Rajputana history is filled with so much fearlessness and bravery, making it fascinating to study. Many fierce and holy warriors like Bappa Rawal, Rana Sangha, and Rana Hamir were born in the land of Mewar and were given the title ‘Rana’ but there was one holiest of the holy king who was bestowed with the title of ‘Maharana’.
And, that valiant, valorous, and chivalrous king was Pratap Singh or Rana Pratap. A renowned history professor in the book ‘Maharana Pratap’ has written a spirited account of Pratap Singh in which he glorified the undaunted king.
He said, “if courage was the distinguishing badge of the Rajputs, Pratap had more than his share of it; if the unflinching resolution and indomitable will ever be made a hero of a man, Pratap was one. If ever a man fought against fearful odds and pulled through them, it was he.”
Early Life and Accession to Throne
The Greatest King of Mewar Maharana Pratap was born on May 9, 1540, in Kumbhalgarh Fort of Rajasthan. He was the son of Rana Udai Singh and Rani Jeevant Kanwar. Husband of twenty-five royal consorts, Rana Udai Singh was the father of 25 legitimate sons.
Maharana Pratap was the eldest among twenty-five sons. Maharana Pratap was said to be 7 feet 5 inches tall, and weighing more than 110 kilograms.
Udai Singh willed that Jagmal, his second son, from his favorite wife should succeed him. Jagmal was not known to possess any overwhelming merits. Udai Singh’s death had to be followed immediately by his successor.
The decision of Rana Udai Singh to allow Jagmal to succeed him came as a thunderbolt to the chiefs of the Mewar. Some of the chiefs resented it as an insult as they were not consulted. The followers of Mewar’s chief were with Maharana Pratap.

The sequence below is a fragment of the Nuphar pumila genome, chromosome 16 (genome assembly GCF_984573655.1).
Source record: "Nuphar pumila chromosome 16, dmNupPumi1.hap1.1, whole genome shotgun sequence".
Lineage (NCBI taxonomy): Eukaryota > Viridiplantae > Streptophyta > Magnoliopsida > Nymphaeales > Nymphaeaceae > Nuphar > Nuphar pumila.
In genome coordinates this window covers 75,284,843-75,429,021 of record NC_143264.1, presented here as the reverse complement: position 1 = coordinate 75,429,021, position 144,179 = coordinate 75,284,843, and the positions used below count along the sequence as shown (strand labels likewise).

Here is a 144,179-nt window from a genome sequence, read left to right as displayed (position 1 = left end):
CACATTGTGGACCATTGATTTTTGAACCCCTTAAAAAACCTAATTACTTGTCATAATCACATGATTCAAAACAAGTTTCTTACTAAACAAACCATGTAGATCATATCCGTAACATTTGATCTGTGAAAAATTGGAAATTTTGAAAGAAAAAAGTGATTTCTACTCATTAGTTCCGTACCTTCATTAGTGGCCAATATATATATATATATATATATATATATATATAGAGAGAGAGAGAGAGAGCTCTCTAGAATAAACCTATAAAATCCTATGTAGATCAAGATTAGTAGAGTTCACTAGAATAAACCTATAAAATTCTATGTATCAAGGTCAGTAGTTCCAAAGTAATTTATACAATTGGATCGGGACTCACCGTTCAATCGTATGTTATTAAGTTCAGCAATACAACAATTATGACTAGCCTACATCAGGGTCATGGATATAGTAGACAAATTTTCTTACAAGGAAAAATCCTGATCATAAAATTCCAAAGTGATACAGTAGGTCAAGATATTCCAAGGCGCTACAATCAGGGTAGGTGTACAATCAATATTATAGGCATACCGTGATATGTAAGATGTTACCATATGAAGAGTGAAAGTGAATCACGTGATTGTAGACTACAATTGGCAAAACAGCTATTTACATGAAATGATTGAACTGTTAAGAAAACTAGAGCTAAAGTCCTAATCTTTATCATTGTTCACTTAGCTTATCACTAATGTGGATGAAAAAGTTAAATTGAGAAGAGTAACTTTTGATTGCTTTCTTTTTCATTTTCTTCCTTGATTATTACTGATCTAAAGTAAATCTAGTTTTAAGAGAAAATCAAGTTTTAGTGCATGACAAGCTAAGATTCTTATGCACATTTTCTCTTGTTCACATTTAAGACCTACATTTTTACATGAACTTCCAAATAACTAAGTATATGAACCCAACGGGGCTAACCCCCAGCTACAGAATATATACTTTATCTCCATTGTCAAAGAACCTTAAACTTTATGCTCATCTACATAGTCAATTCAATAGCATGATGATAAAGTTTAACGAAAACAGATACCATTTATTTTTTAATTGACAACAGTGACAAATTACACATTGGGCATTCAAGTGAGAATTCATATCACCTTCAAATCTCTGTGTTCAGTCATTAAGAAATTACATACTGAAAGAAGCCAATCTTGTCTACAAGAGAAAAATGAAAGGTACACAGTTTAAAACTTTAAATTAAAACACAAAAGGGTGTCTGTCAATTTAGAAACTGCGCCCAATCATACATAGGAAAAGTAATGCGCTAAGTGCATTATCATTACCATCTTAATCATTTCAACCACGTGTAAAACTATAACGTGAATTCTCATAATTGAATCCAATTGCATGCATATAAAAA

Maharana Pratap’s maternal uncle, Rao Akhai, Raja of Jhalor took the lead and after consulting Rawat Kishan Daas, Rawat Sangha, and Raja Ram Parshad, the deposed ruler of Gwalior made Jagmat vacate his royal seat.
Jagmal had not dared to disobey all these irreversible demands. The throne was now vacant and Pratap was proclaimed Rana. The chiefs paid in their customary ‘nasrana’ and the royal court resounded with cries of ‘Pratap Ro Jai’.
The accession to the throne of Mewar was not a bed of roses for Maharana Pratap. At that time, it was hard and stern responsibility upon the shoulders of Pratap.
Also Read : Contribution Made by Ancient Indian to Science and Technology You Never Knew !
At that time Akbar became the Emperor of India. For Akbar, the problem of governing India was twofold:
- First, the question of conquering the larger part of India and consolidating those conquests
- Second, the method of governing India
Though, Akbar soon found the solution. He abolished the humiliating distinctions between his Hindu and Mohammedan subjects. His system of Mansabdars included Hindus also. Raja Todar Mal was one of the nine ratnas.
Raja Bhagwan Dass, Raja Man Singh, and Raja Ratan Singh of Bikaner were Akbar’s famous Generals. By offering lenient terms to the conquered and by allowing the Rajputs to retain their territories as fiefs from the Imperial government and by other generous measures, Akbar made it easier for the opponents to submit to him.
But Akbar’s desire to expand imperialism came in a clash with Pratap’s firm decision not to submit before the Emporer. Maharana Pratap’s accession to the throne gave a tough challenge to Akbar’s expansionist ambitions. By 1572, Akbar had conquered a large part of India.
- The defeat of Sikandar Shah had given him Punjab alone.